At the end of Step 2 of the evaluation, on the basis of the assessment of the full proposal, applicants will be informed that their proposal either:
A. fully meets the ERC's excellence criterion and is recommended for funding if sufficient funds are available; or
B. meets some but not all elements of the ERC's excellence criterion and will not be funded.
More information on the results of the peer review evaluation can be found at section 3.7 of the ERC Rules for Submission and Evaluation.
Applicants may also be subject to restrictions on submitting proposals to future ERC calls based on the outcome of the evaluation. Applicants will need to check the restrictions in place for each call (see restrictions on submission of proposals under 'Eligibility criteria'of the ERC Work Programme 2018).
In addition, once the evaluation of their proposal has been completed, applicants will receive an evaluation report which will include the ranking range of their proposal out of the proposals evaluated by the panel (for more details, see Information for applicants to the Starting and Consolidator Grant 2018 Calls).
More information on the evaluation procedure can also be found in the ERC Work Programme 2018 section relevant to the call.
The CVs of individual team members should not be included. Although, it is not mandatory to provide the names of individual team members, the proposal should describe the composition of the team that will carry out the proposed activities.
Further explanations can be found in the Information for the applicants of the Starting and Consolidator 2018 Grants.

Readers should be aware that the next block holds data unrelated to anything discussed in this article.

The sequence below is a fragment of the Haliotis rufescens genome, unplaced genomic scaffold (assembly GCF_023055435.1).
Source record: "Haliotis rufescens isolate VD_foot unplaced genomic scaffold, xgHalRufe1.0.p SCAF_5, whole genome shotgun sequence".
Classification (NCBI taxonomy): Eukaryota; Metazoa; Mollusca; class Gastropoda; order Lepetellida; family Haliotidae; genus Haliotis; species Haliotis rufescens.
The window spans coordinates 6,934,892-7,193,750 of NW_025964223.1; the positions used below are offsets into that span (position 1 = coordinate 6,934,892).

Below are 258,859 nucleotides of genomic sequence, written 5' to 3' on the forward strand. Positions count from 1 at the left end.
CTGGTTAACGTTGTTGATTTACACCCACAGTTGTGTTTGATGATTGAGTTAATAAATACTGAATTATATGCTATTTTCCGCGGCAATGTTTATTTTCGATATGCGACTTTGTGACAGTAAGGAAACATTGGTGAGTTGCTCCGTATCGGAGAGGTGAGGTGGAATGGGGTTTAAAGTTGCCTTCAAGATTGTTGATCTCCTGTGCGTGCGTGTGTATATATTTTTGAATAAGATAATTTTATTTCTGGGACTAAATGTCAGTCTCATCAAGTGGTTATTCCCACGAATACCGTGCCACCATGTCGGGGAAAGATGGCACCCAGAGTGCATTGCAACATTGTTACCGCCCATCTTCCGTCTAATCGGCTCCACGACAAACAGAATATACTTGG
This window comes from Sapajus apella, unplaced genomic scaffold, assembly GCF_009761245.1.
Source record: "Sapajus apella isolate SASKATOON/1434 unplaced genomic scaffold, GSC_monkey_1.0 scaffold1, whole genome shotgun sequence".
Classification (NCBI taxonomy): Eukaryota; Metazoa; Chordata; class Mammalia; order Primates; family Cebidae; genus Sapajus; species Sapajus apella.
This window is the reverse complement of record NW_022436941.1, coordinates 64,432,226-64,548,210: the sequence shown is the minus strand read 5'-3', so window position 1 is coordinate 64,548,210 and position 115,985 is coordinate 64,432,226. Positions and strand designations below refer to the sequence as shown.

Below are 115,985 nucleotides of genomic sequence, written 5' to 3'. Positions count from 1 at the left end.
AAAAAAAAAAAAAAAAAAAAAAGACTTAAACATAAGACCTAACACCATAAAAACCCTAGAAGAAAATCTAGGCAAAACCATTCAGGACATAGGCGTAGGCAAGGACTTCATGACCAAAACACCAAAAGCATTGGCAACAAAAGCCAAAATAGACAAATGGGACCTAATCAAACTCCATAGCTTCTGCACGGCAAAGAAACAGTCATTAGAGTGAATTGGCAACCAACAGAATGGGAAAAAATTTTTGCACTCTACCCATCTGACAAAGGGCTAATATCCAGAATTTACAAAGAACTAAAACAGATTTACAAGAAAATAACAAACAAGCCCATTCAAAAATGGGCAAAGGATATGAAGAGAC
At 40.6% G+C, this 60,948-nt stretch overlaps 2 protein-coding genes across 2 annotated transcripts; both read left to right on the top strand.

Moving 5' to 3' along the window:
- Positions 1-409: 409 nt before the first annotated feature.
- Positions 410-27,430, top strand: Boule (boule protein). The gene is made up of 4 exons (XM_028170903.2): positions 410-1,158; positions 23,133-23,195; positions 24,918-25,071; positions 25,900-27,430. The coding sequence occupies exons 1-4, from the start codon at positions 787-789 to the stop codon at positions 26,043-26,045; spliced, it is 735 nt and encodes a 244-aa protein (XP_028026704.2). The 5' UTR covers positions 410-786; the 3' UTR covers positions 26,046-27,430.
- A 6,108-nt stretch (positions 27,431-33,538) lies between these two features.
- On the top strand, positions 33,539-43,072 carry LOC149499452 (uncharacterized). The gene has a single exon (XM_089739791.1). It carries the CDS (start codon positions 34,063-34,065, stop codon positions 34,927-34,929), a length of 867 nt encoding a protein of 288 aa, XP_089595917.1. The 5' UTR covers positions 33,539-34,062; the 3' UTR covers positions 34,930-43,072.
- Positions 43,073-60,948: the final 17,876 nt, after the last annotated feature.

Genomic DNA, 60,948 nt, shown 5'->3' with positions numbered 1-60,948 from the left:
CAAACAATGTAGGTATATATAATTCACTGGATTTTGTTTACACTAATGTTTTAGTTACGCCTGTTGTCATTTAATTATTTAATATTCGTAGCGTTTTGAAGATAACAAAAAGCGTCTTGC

For the ERC Consolidator Grant 2018, Step 1 of the peer review evaluation process is based only on the extended synopsis, the Principal Investigator's CV and the track record (Part B1 only), and peer reviewers do not have access to the full scientific proposal. At Step 2, the peer reviewers base their assessment on the complete version of the retained proposals, including the full scientific proposal (Part B2).
For more information on the evaluation process, please refer to the ERC Work Programme 2018 (section 'Evaluation procedure and criteria').
According to the conditions of the ERC Consolidator Grant 2018 call, the applicant must choose a primary evaluation panel and may also indicate a secondary evaluation panel. They should indicate when they believe that their proposal is of a cross-panel or cross-domain nature. In most cases the proposal will be evaluated by the primary panel indicated by the applicant. However, if the scope of a proposal does not correspond to the expertise of the primary panel, the proposal can be reallocated to another panel, if the panel chairs of the original and the new panel unanimously agree to do so.
Further explanations can be found in the Information for the applicants of the Starting and Consolidator 2018 Grants. The primary panel structure and description is also described in Annex 1 of the ERC Work Programme 2018.
No, according to the conditions of the ERC Consolidator Grant 2018 call, the Principal Investigator must have been awarded a PhD or equivalent doctoral degree to be eligible. First-professional degrees will not be considered in themselves as PhD-equivalent, even if recipients carry the title "Doctor".
For more information, please, consult the ERC policy on PhD and equivalent doctoral degrees in the ERC Work Programme 2018, Annex 2.